Former Supreme Court justice to arbitrate multiple ‘Havana syndrome’ claims – National


Former Supreme Court Justice Thomas Cromwell will mediate claims against the federal government of nine family members of Canadian diplomats who suffered unexplained illnesses in Cuba.

The development is a step toward resolving some elements of a Federal Court lawsuit filed in 2019 by diplomats and dependents – who now number 18 plaintiffs – who are seeking millions of dollars in damages from the Canadian government after fell mysteriously ill while stationed in Havana.

They have reported difficulties since 2017, including headaches, memory loss, inability to concentrate, cognitive and visual problems, sensitivity to noise, dizziness, nausea, trouble sleeping, changes in mood and nosebleeds.

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In July last year, Global Affairs Canada said 15 Canadians had been confirmed diagnosed with « acquired brain injury ».

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The parties have agreed to appoint Cromwell, who served for eight years on the highest court, as mediator in a session due to take place in late February or early March next year.

The decision follows the Federal Court’s direction in early October on the next steps in the case.

Click to play video: 'Canadian Embassy staff warned to remain silent on 'Havana syndrome'

Canadian Embassy staff warned to remain silent on ‘Havana Syndrome’

Paul Miller and John Phillips, co-lawyers for the plaintiffs, said in a statement to The Canadian Press that they appreciate the government’s agreement to mediate the claims of seven children and two spouses who suffered brain injuries. traumatic in Cuba.

“Our families have been waiting for this matter to be resolved for a long time. They continue to suffer from the injuries they sustained while in Cuba, which had a direct and significant impact on their lives, children, childhood and upbringing,” Miller and Phillips said.

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« We expect the government to come to the table with meaningful proposals and implore the government to expand mediation to include all government personnel who also suffered serious injuries in Havana. »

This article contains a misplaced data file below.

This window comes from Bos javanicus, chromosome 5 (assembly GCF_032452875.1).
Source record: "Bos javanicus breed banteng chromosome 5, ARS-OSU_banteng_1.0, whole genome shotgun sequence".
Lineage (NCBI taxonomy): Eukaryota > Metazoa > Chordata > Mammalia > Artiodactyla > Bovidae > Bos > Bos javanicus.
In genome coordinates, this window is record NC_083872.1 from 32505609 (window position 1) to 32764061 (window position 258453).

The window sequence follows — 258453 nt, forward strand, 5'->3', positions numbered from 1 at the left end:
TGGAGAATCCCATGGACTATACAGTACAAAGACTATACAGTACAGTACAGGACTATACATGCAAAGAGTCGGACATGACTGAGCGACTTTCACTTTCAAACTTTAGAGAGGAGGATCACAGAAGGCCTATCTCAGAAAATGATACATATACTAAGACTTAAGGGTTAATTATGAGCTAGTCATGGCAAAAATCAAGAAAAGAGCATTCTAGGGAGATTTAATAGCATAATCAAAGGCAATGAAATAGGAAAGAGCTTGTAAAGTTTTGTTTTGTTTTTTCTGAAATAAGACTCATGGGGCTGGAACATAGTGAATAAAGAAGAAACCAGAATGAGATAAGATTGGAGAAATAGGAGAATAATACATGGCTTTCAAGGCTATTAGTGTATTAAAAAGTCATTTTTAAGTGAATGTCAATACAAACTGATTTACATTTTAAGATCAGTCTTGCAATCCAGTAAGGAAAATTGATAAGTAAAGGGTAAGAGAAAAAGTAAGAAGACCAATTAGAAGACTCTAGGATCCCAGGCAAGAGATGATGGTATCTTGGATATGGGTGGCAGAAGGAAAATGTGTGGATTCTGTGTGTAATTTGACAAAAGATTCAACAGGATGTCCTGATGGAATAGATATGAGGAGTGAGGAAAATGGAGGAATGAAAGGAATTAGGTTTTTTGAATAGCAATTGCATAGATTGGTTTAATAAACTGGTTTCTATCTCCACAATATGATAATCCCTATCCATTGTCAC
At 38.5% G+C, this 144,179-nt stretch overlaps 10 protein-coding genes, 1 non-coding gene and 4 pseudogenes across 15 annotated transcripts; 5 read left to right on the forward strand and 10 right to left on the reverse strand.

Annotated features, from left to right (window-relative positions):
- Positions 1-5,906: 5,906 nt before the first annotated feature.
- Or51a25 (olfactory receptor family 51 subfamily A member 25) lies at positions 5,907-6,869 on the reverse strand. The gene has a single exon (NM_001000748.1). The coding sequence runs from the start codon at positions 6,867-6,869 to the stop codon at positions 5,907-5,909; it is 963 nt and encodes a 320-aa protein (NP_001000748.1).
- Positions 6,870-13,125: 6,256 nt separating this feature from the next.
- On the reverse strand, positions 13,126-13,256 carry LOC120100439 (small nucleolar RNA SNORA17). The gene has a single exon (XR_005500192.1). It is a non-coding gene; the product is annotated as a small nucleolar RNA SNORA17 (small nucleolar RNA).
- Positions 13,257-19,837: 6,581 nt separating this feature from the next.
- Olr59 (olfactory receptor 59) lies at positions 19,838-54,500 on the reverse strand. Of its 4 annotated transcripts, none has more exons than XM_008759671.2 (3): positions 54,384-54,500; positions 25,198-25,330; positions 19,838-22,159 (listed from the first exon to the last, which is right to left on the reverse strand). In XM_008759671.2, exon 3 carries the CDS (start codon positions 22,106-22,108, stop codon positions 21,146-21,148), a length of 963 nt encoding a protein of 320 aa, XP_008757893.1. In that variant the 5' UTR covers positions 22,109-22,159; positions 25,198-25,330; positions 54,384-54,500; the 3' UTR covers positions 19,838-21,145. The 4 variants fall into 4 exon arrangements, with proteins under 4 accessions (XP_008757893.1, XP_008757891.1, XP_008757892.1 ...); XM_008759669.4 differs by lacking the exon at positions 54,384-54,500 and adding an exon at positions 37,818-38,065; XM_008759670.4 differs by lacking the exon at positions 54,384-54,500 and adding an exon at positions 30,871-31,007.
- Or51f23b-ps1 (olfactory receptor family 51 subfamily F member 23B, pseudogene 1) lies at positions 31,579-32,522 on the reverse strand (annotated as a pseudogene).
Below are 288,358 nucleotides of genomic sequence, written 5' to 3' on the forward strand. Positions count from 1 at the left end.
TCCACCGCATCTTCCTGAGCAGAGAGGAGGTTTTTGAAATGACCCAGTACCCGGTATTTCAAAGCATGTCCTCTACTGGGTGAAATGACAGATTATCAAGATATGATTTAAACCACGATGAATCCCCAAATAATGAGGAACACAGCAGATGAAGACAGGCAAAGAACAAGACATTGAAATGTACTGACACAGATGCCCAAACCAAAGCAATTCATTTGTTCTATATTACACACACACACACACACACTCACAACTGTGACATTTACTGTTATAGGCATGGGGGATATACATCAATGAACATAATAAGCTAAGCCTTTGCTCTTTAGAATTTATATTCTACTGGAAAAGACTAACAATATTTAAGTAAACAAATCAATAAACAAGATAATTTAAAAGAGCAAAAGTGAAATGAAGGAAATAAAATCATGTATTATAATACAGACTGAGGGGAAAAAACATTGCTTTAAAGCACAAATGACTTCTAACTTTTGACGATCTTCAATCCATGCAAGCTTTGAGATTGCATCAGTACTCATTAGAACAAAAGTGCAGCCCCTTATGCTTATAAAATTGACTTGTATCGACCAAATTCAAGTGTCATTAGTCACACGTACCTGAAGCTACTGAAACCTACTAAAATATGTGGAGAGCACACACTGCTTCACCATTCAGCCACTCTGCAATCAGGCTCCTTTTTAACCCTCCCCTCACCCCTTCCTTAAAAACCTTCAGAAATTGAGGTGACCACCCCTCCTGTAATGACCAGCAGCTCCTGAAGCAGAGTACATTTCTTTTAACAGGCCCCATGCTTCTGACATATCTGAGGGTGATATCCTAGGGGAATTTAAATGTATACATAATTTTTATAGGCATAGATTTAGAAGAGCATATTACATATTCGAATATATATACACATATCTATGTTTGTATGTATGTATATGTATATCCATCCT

Diplomats say the Canadian government failed to protect them, hid crucial information and downplayed the seriousness of the risks. The government has denied wrongdoing and negligence.

Canadian and American investigations have failed to identify the cause of many of the ailments, with theories ranging from sound attacks targeted by an adversary to spraying pesticides.

Global Affairs Canada declined to answer specific questions about the planned mediation.

The department said in an email response that it maintains a strict security protocol to immediately respond to any unusual events or health symptoms affecting Canadian diplomats.

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“Global Affairs Canada continues to monitor the health and safety of its diplomatic personnel stationed in Havana. We are also continuing to investigate any potential causes of unknown health symptoms. For privacy and security reasons, we cannot comment on details of ongoing investigations, individual cases, or specific security measures. »

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The ministry said it would not comment further as the matter is before the courts.

Several U.S. personnel who worked in Cuba reported similar health issues, commonly referred to as Havana syndrome. More recently, symptoms have been reported among US personnel in areas such as Washington, Austria and China.

In October last year, Global Affairs sent a message to all staff worldwide outlining the symptoms and how to report issues.

The RCMP and the Canadian Security Intelligence Service sent similar messages to their personnel, according to the department.

&copy 2022 The Canadian Press


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